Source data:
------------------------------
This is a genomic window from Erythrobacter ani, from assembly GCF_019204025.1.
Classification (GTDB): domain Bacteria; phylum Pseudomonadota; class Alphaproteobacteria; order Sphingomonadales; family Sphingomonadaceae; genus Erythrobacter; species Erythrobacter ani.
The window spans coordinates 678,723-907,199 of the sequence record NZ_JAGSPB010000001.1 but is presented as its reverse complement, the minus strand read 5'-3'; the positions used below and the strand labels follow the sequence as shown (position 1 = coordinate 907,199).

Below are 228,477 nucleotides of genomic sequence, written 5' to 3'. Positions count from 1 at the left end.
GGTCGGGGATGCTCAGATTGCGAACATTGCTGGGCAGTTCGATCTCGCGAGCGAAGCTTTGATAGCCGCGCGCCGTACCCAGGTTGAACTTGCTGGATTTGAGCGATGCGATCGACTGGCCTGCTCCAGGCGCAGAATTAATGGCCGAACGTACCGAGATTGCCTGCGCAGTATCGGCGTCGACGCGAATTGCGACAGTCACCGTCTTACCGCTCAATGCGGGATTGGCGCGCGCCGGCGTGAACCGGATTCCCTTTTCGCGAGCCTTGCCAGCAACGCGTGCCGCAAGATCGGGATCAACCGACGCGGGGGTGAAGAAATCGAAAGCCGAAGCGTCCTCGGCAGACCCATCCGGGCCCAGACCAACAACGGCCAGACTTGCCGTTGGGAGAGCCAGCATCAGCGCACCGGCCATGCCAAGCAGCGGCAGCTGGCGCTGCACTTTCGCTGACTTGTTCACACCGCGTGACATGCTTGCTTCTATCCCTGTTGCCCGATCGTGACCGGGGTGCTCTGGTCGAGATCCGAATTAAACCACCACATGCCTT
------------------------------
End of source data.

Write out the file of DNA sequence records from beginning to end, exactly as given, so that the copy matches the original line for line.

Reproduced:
This is a genomic window from Erythrobacter ani, from assembly GCF_019204025.1.
Classification (GTDB): domain Bacteria; phylum Pseudomonadota; class Alphaproteobacteria; order Sphingomonadales; family Sphingomonadaceae; genus Erythrobacter; species Erythrobacter ani.
The window spans coordinates 678,723-907,199 of the sequence record NZ_JAGSPB010000001.1 but is presented as its reverse complement, the minus strand read 5'-3'; the positions used below and the strand labels follow the sequence as shown (position 1 = coordinate 907,199).

Below are 228,477 nucleotides of genomic sequence, written 5' to 3'. Positions count from 1 at the left end.
GGTCGGGGATGCTCAGATTGCGAACATTGCTGGGCAGTTCGATCTCGCGAGCGAAGCTTTGATAGCCGCGCGCCGTACCCAGGTTGAACTTGCTGGATTTGAGCGATGCGATCGACTGGCCTGCTCCAGGCGCAGAATTAATGGCCGAACGTACCGAGATTGCCTGCGCAGTATCGGCGTCGACGCGAATTGCGACAGTCACCGTCTTACCGCTCAATGCGGGATTGGCGCGCGCCGGCGTGAACCGGATTCCCTTTTCGCGAGCCTTGCCAGCAACGCGTGCCGCAAGATCGGGATCAACCGACGCGGGGGTGAAGAAATCGAAAGCCGAAGCGTCCTCGGCAGACCCATCCGGGCCCAGACCAACAACGGCCAGACTTGCCGTTGGGAGAGCCAGCATCAGCGCACCGGCCATGCCAAGCAGCGGCAGCTGGCGCTGCACTTTCGCTGACTTGTTCACACCGCGTGACATGCTTGCTTCTATCCCTGTTGCCCGATCGTGACCGGGGTGCTCTGGTCGAGATCCGAATTAAACCACCACATGCCTT